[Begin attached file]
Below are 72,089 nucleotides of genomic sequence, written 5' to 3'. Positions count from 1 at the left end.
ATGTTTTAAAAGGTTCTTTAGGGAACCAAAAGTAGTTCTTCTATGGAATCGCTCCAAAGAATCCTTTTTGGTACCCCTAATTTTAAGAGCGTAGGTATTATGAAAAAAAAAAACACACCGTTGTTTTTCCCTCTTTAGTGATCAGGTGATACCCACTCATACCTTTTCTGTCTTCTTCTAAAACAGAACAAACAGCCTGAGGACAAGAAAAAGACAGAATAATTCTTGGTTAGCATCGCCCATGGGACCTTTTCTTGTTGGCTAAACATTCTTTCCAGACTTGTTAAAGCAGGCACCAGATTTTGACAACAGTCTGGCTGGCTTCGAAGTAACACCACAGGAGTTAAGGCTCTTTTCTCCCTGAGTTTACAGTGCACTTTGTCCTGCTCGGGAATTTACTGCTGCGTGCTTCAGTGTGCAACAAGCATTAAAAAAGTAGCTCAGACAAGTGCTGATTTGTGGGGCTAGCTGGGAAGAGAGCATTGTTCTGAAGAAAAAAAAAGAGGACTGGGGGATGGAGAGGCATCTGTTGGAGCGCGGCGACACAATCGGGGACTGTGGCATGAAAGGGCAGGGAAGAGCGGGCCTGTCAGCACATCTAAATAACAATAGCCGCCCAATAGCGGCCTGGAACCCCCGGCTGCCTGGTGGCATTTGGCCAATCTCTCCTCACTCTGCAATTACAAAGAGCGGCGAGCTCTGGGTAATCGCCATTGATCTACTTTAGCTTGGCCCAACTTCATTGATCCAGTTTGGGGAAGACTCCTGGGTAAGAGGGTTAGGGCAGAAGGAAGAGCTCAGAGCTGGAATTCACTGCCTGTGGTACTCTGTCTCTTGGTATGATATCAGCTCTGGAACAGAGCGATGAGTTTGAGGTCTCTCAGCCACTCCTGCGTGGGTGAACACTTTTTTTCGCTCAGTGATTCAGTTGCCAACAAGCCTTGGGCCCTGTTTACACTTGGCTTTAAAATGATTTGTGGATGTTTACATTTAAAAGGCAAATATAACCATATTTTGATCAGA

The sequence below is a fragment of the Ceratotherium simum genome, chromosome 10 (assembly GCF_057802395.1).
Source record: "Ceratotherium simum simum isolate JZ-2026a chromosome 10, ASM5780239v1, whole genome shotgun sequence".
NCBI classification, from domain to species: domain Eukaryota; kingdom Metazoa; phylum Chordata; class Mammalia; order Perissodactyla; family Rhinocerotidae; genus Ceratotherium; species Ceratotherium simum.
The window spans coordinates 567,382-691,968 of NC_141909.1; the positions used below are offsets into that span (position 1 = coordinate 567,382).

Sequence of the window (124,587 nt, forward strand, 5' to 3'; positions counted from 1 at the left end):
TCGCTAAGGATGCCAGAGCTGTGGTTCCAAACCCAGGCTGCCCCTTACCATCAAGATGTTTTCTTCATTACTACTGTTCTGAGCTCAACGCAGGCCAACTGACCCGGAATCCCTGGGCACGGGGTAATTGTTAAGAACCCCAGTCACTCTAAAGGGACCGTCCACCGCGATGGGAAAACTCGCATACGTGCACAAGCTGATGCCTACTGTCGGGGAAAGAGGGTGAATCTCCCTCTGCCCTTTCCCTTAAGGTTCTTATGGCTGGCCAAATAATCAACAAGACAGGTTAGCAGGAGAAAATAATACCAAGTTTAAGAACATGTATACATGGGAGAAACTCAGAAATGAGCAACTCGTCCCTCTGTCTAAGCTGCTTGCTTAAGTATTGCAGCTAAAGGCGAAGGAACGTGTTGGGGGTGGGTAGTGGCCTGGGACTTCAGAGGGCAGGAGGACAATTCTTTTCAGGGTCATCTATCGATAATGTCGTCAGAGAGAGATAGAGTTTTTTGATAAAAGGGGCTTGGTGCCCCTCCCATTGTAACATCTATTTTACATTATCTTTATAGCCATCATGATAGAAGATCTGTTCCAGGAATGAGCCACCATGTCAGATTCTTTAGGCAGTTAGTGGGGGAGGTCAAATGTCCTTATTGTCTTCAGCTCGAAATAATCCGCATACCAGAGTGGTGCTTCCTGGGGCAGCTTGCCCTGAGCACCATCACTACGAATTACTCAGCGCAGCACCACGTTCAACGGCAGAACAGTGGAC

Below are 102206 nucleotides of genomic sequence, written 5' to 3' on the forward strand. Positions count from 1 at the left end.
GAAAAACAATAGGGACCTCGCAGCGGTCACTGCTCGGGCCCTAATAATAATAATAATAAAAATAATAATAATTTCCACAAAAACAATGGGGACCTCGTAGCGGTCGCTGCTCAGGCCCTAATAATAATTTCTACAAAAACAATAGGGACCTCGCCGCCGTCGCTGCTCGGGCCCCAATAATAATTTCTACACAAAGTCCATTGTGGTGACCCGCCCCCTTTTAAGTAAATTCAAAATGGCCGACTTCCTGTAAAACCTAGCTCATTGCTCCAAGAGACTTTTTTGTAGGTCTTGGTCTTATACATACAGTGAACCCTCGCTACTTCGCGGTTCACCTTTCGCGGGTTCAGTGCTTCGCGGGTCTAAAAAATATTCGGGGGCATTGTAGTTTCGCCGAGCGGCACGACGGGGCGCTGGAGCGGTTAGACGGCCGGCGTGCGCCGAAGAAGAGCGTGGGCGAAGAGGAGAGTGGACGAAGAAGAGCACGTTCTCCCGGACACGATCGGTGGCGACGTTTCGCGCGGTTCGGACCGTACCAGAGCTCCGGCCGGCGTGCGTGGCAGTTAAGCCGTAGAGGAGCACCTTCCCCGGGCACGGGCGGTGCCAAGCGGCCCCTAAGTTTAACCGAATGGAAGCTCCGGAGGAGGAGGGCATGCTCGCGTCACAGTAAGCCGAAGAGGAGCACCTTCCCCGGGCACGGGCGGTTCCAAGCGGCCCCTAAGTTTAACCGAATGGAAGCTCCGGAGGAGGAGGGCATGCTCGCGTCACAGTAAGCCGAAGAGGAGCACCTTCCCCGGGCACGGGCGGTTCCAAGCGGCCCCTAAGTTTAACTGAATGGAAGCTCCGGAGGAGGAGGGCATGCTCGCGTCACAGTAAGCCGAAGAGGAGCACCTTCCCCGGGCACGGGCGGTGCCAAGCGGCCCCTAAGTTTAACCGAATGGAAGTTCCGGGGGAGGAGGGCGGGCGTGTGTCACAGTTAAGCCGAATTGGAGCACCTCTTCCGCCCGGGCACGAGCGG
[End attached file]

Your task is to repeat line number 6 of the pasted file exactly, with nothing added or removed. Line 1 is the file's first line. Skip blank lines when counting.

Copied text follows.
The window spans coordinates 567,382-691,968 of NC_141909.1; the positions used below are offsets into that span (position 1 = coordinate 567,382).